Israeli dog owners could fork out thousands under revived haredi bill

Past coalition members claimed the bill was a 'tit for tat' move in response to Finance Minister Avigdor Liberman's tax on plastic utensils.

 People seen with their dogs in downtown Jerusalem on January 14, 2021 (photo credit: YONATAN SINDEL/FLASH90)
People seen with their dogs in downtown Jerusalem on January 14, 2021
(photo credit: YONATAN SINDEL/FLASH90)

A bill proposed by United Torah Judaism (UTJ) lawmakers earlier this year sought to significantly raise the registration fee for dog owners in Israel, from a mere NIS 50 to NIS 3,500 annually.

The proposed bill, which then-coalition members claimed was a 'tit for tat' move in response to Finance Minister Avigdor Liberman's tax on plastic utensils, could be revived now that UTJ is set to join interim prime minister Benjamin Netanyahu's brewing government.

The haredi dog tax and saving the planet

The bill, which was originally drafted by UTJ MKs Moshe Gafni and Uri Maklev in April, proposed to raise the annual fee for spayed or neutered dogs which the haredi lawmakers called an "environmental tax." In addition, owners of at least two dogs would have to pay NIS 7,000 per year.

Gafni said at the time that this "environmental fee will reflect the great damage done to the environment caused by raising dogs, who harm the delicate ecological balance," meaning the bill is consistent with the 'polluter pays' principle, a commonly accepted practice in environmental law in which the producer of said pollution is held responsible and should bear the costs of managing and preventing damage caused due to this pollution.

Gafni and Maklev drafted the bill as opposition lawmakers and are now sitting at the winner's table, following their bloc's election victory. The bill, even if originally drafted to "troll" the outgoing government, must be viewed as a part of a cultural worldview on environmental protection.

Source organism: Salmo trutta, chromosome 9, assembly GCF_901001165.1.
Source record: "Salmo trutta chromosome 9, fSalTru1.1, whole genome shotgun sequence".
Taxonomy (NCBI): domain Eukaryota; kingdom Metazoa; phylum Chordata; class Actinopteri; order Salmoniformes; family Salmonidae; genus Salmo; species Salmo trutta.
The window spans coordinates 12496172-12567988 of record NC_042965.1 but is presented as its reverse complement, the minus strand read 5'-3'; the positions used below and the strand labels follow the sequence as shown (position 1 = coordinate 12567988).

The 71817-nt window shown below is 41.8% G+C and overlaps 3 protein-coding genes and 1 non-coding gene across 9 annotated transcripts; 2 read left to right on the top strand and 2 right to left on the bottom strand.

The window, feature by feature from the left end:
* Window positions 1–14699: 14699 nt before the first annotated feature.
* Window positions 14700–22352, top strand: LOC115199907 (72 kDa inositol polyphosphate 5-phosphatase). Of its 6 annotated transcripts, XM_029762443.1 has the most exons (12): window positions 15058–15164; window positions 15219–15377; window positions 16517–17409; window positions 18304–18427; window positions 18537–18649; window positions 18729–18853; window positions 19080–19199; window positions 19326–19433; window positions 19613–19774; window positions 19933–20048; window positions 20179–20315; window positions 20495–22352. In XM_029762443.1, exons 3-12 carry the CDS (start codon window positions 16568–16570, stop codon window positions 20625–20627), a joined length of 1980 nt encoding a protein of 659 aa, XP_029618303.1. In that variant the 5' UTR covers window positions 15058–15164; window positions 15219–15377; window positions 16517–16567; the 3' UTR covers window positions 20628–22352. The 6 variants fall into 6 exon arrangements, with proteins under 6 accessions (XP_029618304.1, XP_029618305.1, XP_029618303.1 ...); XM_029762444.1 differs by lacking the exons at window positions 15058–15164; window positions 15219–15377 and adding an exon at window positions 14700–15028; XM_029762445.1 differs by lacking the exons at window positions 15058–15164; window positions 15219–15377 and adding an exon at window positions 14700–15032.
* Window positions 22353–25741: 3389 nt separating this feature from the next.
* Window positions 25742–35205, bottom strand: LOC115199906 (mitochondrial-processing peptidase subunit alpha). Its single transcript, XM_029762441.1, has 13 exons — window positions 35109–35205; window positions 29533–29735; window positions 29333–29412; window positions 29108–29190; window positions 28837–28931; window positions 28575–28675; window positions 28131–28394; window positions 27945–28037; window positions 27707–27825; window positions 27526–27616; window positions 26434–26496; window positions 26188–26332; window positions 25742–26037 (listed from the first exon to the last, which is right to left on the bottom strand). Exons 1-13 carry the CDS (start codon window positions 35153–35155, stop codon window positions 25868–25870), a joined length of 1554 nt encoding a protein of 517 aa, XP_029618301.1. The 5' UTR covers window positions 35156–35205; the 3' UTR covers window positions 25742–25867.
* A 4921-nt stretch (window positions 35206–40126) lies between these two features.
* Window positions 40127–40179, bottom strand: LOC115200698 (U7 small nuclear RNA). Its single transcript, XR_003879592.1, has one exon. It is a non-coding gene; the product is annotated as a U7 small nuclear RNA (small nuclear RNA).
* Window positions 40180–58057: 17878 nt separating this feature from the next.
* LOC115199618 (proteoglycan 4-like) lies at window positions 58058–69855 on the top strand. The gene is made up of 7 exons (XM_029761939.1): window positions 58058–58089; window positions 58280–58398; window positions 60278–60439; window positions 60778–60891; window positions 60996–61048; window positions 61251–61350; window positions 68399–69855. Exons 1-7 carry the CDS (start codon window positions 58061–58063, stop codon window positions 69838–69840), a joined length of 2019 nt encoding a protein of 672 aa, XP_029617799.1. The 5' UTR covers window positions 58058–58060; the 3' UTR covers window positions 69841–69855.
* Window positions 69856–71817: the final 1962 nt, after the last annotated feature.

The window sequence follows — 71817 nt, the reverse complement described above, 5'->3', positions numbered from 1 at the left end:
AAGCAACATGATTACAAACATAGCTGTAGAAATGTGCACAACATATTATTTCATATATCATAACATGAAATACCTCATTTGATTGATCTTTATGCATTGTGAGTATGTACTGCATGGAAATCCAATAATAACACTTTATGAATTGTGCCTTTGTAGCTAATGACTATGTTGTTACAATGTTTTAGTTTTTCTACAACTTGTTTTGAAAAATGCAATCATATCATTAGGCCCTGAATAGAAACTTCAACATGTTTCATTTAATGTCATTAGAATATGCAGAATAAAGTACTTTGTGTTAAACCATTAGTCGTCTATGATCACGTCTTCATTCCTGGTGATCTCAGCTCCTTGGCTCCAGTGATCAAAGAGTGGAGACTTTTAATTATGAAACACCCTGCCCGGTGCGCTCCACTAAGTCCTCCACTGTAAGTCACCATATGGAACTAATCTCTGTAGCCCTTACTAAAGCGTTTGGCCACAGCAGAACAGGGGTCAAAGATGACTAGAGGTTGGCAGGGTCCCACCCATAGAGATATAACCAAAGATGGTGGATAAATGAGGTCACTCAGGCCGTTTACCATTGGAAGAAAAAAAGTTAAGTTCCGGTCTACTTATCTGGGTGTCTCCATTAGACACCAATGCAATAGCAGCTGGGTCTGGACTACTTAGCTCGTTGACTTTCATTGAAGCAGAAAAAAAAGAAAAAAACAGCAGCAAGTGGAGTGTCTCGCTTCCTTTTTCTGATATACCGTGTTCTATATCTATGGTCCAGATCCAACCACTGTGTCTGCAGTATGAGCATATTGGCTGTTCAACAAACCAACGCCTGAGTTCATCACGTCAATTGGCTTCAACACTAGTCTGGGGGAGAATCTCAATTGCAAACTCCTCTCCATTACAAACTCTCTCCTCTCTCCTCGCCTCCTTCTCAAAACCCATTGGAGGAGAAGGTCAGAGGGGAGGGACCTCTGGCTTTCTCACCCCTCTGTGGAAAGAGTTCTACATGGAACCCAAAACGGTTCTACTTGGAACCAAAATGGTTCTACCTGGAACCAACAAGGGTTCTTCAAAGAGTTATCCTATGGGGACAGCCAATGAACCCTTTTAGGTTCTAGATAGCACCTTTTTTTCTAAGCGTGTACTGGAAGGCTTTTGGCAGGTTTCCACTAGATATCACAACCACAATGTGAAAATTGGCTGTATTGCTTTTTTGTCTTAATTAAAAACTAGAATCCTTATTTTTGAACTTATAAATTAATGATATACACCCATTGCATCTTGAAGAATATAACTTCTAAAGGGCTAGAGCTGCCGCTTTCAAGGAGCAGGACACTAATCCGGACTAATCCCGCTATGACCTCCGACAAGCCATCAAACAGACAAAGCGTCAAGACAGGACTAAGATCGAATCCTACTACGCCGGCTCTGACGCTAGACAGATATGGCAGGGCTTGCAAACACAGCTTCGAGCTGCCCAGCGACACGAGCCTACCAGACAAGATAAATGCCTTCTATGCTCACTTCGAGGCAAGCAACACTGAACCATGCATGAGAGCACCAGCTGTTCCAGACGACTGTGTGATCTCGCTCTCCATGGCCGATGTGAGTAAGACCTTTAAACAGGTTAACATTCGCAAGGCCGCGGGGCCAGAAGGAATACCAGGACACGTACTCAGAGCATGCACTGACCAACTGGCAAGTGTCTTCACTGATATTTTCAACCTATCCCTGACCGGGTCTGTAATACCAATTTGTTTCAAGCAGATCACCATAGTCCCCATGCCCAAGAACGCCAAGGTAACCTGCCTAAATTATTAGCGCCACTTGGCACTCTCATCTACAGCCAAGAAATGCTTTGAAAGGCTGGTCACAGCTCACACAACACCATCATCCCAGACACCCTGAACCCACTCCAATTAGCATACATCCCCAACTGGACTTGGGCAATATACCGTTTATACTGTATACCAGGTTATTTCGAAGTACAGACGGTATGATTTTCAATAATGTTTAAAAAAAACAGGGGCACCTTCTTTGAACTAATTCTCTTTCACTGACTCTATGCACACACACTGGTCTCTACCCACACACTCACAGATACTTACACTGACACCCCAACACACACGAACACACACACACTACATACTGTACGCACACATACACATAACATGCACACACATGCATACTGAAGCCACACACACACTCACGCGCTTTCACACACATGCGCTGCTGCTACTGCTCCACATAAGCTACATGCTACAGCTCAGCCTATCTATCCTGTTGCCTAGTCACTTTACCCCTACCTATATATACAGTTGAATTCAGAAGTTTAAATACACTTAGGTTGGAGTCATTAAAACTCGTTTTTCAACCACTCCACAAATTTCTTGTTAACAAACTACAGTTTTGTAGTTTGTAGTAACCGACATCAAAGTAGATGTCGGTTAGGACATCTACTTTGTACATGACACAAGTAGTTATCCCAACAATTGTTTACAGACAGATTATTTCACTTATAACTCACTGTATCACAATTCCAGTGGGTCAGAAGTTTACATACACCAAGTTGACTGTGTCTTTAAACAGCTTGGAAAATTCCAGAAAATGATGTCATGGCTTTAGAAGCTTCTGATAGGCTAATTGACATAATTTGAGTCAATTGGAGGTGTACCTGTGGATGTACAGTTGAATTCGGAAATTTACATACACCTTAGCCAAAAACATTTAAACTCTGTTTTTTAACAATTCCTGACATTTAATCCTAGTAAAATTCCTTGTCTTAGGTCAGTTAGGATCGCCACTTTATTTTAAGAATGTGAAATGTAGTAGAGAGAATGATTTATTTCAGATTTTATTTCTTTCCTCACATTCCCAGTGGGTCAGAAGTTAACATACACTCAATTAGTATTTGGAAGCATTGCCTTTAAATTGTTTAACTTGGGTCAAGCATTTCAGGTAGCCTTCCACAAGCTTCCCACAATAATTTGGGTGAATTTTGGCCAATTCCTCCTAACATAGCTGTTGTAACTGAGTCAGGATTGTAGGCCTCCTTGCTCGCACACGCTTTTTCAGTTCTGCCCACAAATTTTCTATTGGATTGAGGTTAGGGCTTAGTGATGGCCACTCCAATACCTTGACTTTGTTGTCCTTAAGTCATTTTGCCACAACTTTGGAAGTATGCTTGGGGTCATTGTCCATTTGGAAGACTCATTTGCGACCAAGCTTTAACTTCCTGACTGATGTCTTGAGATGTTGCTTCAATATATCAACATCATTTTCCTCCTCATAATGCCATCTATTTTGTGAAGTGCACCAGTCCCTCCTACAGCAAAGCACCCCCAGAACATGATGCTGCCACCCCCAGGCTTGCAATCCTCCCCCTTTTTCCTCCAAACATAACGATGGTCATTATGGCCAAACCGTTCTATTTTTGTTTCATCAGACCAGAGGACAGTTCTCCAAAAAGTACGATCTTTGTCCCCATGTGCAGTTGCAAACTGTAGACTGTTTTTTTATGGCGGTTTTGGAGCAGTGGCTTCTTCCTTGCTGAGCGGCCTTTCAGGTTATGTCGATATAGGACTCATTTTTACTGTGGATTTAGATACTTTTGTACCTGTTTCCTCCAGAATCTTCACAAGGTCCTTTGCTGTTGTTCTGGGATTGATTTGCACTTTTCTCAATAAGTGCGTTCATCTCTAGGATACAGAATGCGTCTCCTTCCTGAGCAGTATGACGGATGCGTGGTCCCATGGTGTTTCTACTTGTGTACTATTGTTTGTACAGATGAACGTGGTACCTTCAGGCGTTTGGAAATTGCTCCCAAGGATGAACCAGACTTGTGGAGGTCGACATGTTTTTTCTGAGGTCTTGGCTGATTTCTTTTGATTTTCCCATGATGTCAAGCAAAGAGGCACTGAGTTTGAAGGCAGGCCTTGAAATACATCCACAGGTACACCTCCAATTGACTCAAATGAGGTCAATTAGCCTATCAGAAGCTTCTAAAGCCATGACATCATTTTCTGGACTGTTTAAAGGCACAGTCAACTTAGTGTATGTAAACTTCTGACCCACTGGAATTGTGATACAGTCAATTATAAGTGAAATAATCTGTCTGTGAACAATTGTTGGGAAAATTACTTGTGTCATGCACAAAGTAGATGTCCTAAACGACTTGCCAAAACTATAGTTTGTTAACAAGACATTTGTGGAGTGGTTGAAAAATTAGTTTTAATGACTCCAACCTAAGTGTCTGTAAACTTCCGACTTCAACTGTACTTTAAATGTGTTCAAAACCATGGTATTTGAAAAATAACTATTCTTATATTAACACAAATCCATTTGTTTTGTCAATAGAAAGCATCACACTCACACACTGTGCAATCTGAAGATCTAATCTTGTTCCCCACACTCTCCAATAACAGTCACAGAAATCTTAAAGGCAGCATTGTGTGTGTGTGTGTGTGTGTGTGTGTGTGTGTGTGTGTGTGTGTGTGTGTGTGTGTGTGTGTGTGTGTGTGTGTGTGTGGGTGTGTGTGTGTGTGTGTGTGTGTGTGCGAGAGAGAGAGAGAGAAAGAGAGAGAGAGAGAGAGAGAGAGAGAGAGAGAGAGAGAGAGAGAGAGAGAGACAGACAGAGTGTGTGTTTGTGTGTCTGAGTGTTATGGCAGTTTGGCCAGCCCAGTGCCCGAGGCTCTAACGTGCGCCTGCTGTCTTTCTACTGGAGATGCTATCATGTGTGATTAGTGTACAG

MK's Moshe Gafni and Uri Maklev speaks during a meeting of the United Torah Judaism party at the Knesset, the Israeli parliament in Jerusalem, on November 21, 2022.  (credit: YONATAN SINDEL/FLASH90) MK's Moshe Gafni and Uri Maklev speaks during a meeting of the United Torah Judaism party at the Knesset, the Israeli parliament in Jerusalem, on November 21, 2022. (credit: YONATAN SINDEL/FLASH90)

It was written in the drafted bill that "research from across the world indicates that raising pets, especially those who are fed processed meat, carries serious ecological implications," citing a 2017 US report that stated pets alone consumed some 43 billion kg. of meat.

"Other studies have shown that the amount of greenhouse gasses emitted by a domesticated dog is twice that is produced by an SUV," it was further noted.

Therefore, Gafni and Maklev claimed that the former government's "attempts [to protect the environment] focused only on Israelis of a lower socio-economic status.

"[The government] did not touch the serious environmental destruction caused as a result of the consumption and behavioral habits of a segment of the Israeli population commonly referred to as 'First Israel,'" the ultra-Orthodox MKs said.

Who will be most affected by a dog bill?

According to the national dog registration database compiled by the Agriculture Ministry's veterinary department, Tel Aviv is unsurprisingly leading the way in terms of the sheer amount of canines registered in the city, with 39,373 new dogs registered during 2020. Rishon Lezion scored second with 17,720 dogs registered while Haifa rounded up the top three with 16,585 new dogs. The ultra-Orthodox West Bank settlement of Beitar Illit is at the bottom of the list.

Tel Aviv also tops the list of cities that are home to families who own more than one dog, with some 2,998 homes in the city registered as owning multiple dogs.

Cat owners will be disappointed to learn that the bill also mentioned an intention to expand the dog bill, if passed, to apply also to other household pets, such as felines.